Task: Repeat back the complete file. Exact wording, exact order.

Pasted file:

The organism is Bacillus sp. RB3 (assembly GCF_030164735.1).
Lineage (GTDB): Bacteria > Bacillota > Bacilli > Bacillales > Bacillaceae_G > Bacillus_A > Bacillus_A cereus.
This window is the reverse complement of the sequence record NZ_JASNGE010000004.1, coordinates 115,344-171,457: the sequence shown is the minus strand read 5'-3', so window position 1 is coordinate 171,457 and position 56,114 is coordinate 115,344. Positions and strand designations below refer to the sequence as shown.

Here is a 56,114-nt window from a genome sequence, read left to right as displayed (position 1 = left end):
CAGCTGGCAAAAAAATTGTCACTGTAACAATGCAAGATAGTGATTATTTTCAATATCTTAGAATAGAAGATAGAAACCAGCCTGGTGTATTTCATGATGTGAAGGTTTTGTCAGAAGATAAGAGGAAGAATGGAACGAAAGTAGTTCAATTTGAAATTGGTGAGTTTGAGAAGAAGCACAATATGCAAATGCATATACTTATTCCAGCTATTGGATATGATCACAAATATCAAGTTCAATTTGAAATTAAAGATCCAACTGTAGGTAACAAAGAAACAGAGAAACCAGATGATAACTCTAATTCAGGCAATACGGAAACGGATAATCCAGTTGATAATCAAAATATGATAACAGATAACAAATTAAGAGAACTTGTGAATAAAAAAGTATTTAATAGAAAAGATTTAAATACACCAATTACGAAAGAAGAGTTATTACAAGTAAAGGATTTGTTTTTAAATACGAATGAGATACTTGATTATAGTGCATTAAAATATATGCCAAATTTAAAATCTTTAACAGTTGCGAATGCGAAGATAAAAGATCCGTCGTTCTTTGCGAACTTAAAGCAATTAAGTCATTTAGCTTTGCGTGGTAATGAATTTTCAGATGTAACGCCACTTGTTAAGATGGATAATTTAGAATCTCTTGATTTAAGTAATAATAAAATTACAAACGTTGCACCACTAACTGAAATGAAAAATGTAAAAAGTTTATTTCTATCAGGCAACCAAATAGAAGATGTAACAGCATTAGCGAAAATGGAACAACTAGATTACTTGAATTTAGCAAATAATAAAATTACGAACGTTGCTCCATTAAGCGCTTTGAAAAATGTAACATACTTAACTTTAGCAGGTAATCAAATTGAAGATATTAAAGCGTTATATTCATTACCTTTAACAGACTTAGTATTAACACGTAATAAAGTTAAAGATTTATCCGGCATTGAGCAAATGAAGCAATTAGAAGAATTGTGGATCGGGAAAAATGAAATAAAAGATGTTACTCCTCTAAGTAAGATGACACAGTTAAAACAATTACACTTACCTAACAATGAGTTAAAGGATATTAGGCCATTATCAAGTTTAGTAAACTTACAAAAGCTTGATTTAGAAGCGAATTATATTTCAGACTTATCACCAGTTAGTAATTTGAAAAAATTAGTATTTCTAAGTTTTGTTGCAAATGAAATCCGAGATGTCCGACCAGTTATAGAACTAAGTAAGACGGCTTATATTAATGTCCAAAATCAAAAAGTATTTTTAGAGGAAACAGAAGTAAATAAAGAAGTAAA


The organism is Bacillus sp. RB3 (assembly GCF_030164735.1).
Lineage (GTDB): Bacteria > Bacillota > Bacilli > Bacillales > Bacillaceae_G > Bacillus_A > Bacillus_A cereus.
This window is the reverse complement of the sequence record NZ_JASNGE010000004.1, coordinates 115,344-171,457: the sequence shown is the minus strand read 5'-3', so window position 1 is coordinate 171,457 and position 56,114 is coordinate 115,344. Positions and strand designations below refer to the sequence as shown.

Here is a 56,114-nt window from a genome sequence, read left to right as displayed (position 1 = left end):
CAGCTGGCAAAAAAATTGTCACTGTAACAATGCAAGATAGTGATTATTTTCAATATCTTAGAATAGAAGATAGAAACCAGCCTGGTGTATTTCATGATGTGAAGGTTTTGTCAGAAGATAAGAGGAAGAATGGAACGAAAGTAGTTCAATTTGAAATTGGTGAGTTTGAGAAGAAGCACAATATGCAAATGCATATACTTATTCCAGCTATTGGATATGATCACAAATATCAAGTTCAATTTGAAATTAAAGATCCAACTGTAGGTAACAAAGAAACAGAGAAACCAGATGATAACTCTAATTCAGGCAATACGGAAACGGATAATCCAGTTGATAATCAAAATATGATAACAGATAACAAATTAAGAGAACTTGTGAATAAAAAAGTATTTAATAGAAAAGATTTAAATACACCAATTACGAAAGAAGAGTTATTACAAGTAAAGGATTTGTTTTTAAATACGAATGAGATACTTGATTATAGTGCATTAAAATATATGCCAAATTTAAAATCTTTAACAGTTGCGAATGCGAAGATAAAAGATCCGTCGTTCTTTGCGAACTTAAAGCAATTAAGTCATTTAGCTTTGCGTGGTAATGAATTTTCAGATGTAACGCCACTTGTTAAGATGGATAATTTAGAATCTCTTGATTTAAGTAATAATAAAATTACAAACGTTGCACCACTAACTGAAATGAAAAATGTAAAAAGTTTATTTCTATCAGGCAACCAAATAGAAGATGTAACAGCATTAGCGAAAATGGAACAACTAGATTACTTGAATTTAGCAAATAATAAAATTACGAACGTTGCTCCATTAAGCGCTTTGAAAAATGTAACATACTTAACTTTAGCAGGTAATCAAATTGAAGATATTAAAGCGTTATATTCATTACCTTTAACAGACTTAGTATTAACACGTAATAAAGTTAAAGATTTATCCGGCATTGAGCAAATGAAGCAATTAGAAGAATTGTGGATCGGGAAAAATGAAATAAAAGATGTTACTCCTCTAAGTAAGATGACACAGTTAAAACAATTACACTTACCTAACAATGAGTTAAAGGATATTAGGCCATTATCAAGTTTAGTAAACTTACAAAAGCTTGATTTAGAAGCGAATTATATTTCAGACTTATCACCAGTTAGTAATTTGAAAAAATTAGTATTTCTAAGTTTTGTTGCAAATGAAATCCGAGATGTCCGACCAGTTATAGAACTAAGTAAGACGGCTTATATTAATGTCCAAAATCAAAAAGTATTTTTAGAGGAAACAGAAGTAAATAAAGAAGTAAA